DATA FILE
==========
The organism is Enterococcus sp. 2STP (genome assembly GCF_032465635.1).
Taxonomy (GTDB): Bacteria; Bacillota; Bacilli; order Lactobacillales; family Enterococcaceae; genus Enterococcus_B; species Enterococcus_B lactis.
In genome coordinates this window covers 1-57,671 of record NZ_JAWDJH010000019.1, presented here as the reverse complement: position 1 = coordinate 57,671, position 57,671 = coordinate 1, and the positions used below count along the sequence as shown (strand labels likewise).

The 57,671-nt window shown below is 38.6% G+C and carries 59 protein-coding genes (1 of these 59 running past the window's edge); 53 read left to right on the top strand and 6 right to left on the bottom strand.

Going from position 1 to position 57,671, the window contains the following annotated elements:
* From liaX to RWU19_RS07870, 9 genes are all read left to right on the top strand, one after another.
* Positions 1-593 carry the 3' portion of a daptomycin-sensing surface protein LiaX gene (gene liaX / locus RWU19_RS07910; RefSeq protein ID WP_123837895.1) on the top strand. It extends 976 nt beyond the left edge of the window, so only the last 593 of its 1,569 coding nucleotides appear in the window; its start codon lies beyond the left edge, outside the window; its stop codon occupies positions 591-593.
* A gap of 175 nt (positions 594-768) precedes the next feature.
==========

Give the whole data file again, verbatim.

The organism is Enterococcus sp. 2STP (genome assembly GCF_032465635.1).
Taxonomy (GTDB): Bacteria; Bacillota; Bacilli; order Lactobacillales; family Enterococcaceae; genus Enterococcus_B; species Enterococcus_B lactis.
In genome coordinates this window covers 1-57,671 of record NZ_JAWDJH010000019.1, presented here as the reverse complement: position 1 = coordinate 57,671, position 57,671 = coordinate 1, and the positions used below count along the sequence as shown (strand labels likewise).

The 57,671-nt window shown below is 38.6% G+C and carries 59 protein-coding genes (1 of these 59 running past the window's edge); 53 read left to right on the top strand and 6 right to left on the bottom strand.

Going from position 1 to position 57,671, the window contains the following annotated elements:
* From liaX to RWU19_RS07870, 9 genes are all read left to right on the top strand, one after another.
* Positions 1-593 carry the 3' portion of a daptomycin-sensing surface protein LiaX gene (gene liaX / locus RWU19_RS07910; RefSeq protein ID WP_123837895.1) on the top strand. It extends 976 nt beyond the left edge of the window, so only the last 593 of its 1,569 coding nucleotides appear in the window; its start codon lies beyond the left edge, outside the window; its stop codon occupies positions 591-593.
* A gap of 175 nt (positions 594-768) precedes the next feature.